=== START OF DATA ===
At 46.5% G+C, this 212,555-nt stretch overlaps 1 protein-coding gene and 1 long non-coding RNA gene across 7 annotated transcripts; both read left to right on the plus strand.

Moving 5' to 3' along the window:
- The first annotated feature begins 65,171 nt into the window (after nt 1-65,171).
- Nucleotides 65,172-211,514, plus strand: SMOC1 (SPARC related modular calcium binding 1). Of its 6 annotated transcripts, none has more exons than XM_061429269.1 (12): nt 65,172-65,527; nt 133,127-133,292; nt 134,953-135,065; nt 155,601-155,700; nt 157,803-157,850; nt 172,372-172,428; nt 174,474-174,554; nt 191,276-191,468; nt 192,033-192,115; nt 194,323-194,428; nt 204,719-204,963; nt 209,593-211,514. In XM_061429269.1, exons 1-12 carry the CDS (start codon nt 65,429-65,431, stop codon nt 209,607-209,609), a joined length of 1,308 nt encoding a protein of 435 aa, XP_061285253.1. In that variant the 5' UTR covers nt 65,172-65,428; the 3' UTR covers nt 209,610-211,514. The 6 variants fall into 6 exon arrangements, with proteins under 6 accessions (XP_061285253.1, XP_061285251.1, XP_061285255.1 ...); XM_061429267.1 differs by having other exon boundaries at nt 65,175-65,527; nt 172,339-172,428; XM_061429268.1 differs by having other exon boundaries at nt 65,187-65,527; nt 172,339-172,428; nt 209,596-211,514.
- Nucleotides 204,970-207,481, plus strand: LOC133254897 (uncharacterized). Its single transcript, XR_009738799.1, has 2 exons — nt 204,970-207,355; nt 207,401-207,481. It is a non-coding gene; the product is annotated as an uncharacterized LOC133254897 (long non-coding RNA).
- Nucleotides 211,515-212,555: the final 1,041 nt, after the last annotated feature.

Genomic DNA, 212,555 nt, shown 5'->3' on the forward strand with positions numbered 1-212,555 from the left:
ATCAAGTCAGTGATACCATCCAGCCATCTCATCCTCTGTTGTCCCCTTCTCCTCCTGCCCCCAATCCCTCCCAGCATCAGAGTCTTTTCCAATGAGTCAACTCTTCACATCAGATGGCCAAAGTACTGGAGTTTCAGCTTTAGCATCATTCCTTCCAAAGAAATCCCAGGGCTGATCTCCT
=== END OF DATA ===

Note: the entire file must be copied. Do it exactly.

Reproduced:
At 46.5% G+C, this 212,555-nt stretch overlaps 1 protein-coding gene and 1 long non-coding RNA gene across 7 annotated transcripts; both read left to right on the plus strand.

Moving 5' to 3' along the window:
- The first annotated feature begins 65,171 nt into the window (after nt 1-65,171).
- Nucleotides 65,172-211,514, plus strand: SMOC1 (SPARC related modular calcium binding 1). Of its 6 annotated transcripts, none has more exons than XM_061429269.1 (12): nt 65,172-65,527; nt 133,127-133,292; nt 134,953-135,065; nt 155,601-155,700; nt 157,803-157,850; nt 172,372-172,428; nt 174,474-174,554; nt 191,276-191,468; nt 192,033-192,115; nt 194,323-194,428; nt 204,719-204,963; nt 209,593-211,514. In XM_061429269.1, exons 1-12 carry the CDS (start codon nt 65,429-65,431, stop codon nt 209,607-209,609), a joined length of 1,308 nt encoding a protein of 435 aa, XP_061285253.1. In that variant the 5' UTR covers nt 65,172-65,428; the 3' UTR covers nt 209,610-211,514. The 6 variants fall into 6 exon arrangements, with proteins under 6 accessions (XP_061285253.1, XP_061285251.1, XP_061285255.1 ...); XM_061429267.1 differs by having other exon boundaries at nt 65,175-65,527; nt 172,339-172,428; XM_061429268.1 differs by having other exon boundaries at nt 65,187-65,527; nt 172,339-172,428; nt 209,596-211,514.
- Nucleotides 204,970-207,481, plus strand: LOC133254897 (uncharacterized). Its single transcript, XR_009738799.1, has 2 exons — nt 204,970-207,355; nt 207,401-207,481. It is a non-coding gene; the product is annotated as an uncharacterized LOC133254897 (long non-coding RNA).
- Nucleotides 211,515-212,555: the final 1,041 nt, after the last annotated feature.

Genomic DNA, 212,555 nt, shown 5'->3' on the forward strand with positions numbered 1-212,555 from the left:
ATCAAGTCAGTGATACCATCCAGCCATCTCATCCTCTGTTGTCCCCTTCTCCTCCTGCCCCCAATCCCTCCCAGCATCAGAGTCTTTTCCAATGAGTCAACTCTTCACATCAGATGGCCAAAGTACTGGAGTTTCAGCTTTAGCATCATTCCTTCCAAAGAAATCCCAGGGCTGATCTCCT